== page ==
Making regional climate model outputs for Hawaiʻi more accessible to a diverse user community
The Hawaiian Islands are both biologically and ecologically diverse. To better manage and understand this diverse landscape, detailed and reliable projections of future changes in climate are needed by Hawai‘i resource managers, such as land managers, conservation organizations, and decision makers. Global climate models (or “general circulation models”) produce projections at regional or global scales, which are of limited value for managers of small island resources. Currently, large scale projections are commonly “downscaled” to forecast future climate variations and conditions at the local scale. However, dynamical downscaling models produce huge output datasets that are often difficult to access and use due to their sheer size and the technical details of data formatting, reducing the utility of these data for those who most need this information. It is vital for the proper management of the Hawaiian Islands that more detailed information about possible future climate conditions be made accessible so that resource managers may better understand what changes might occur over geographically limited areas and in specific environmentally and socially important locations.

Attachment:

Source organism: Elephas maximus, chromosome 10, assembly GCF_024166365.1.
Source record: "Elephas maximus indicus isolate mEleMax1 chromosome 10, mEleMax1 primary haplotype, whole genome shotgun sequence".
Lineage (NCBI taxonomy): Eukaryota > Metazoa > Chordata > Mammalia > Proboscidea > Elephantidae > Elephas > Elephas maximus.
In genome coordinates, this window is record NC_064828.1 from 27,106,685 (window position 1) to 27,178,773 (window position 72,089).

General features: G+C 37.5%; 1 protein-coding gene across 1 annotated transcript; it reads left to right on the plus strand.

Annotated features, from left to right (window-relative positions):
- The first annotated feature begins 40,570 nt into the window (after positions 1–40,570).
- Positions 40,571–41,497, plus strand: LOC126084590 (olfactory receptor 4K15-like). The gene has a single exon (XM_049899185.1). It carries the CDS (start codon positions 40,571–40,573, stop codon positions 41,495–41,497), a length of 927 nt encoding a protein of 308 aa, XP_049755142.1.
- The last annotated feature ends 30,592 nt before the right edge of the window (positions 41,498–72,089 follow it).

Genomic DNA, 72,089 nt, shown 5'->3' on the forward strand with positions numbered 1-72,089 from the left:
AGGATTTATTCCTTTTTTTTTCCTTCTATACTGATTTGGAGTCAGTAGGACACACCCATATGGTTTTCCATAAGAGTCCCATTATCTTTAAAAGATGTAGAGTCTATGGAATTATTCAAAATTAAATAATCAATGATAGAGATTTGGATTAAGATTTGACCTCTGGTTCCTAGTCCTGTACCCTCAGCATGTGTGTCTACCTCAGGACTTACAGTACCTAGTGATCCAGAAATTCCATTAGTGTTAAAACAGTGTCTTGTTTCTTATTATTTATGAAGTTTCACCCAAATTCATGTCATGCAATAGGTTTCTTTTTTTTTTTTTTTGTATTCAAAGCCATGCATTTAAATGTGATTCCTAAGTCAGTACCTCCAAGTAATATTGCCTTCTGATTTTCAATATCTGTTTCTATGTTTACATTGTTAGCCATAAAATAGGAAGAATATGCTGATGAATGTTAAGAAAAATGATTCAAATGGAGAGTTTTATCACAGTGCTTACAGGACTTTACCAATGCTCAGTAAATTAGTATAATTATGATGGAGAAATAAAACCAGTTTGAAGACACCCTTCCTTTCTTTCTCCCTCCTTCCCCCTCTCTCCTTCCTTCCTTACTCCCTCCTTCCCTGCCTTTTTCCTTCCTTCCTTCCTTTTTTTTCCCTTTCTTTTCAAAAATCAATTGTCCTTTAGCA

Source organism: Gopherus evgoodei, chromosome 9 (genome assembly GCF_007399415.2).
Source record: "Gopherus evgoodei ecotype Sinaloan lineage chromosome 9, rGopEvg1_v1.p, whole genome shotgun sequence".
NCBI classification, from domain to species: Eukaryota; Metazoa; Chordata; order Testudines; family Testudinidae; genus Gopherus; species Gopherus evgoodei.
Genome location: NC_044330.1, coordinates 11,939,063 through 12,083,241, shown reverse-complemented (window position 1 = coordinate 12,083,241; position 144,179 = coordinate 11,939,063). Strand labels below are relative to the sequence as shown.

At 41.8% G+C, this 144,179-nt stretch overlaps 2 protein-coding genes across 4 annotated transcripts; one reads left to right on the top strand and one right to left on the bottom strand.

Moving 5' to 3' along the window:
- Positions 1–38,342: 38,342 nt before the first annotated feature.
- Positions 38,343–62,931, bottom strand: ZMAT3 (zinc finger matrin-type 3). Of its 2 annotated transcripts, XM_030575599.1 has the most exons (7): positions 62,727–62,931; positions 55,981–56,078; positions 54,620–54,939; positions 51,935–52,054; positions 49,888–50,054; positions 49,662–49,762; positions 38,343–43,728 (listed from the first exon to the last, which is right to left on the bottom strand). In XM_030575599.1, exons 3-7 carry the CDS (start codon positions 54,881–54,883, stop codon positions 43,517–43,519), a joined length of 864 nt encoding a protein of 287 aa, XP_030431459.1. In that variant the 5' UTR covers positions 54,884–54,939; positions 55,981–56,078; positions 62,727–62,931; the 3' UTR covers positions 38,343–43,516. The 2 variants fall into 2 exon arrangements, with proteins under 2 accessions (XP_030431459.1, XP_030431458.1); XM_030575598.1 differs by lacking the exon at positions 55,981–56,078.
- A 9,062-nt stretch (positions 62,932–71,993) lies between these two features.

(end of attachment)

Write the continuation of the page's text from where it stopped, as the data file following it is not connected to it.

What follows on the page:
The objective of this project is to make downscaled climate model outputs for Hawaiʻi more accessible to users, including resource managers and decision makers. The project team plans to develop and apply computer code to extract, re-format, and re-project model data, and make them publicly available. Researchers will also share the computer code and guidance documentation to enable others to access the data from similar downscaled data sets.
Professor of Geography, UH Mānoa
Oliver Elison Timm
Research Assoc. Professor of Atmospheric and Environmental Science, University of Albany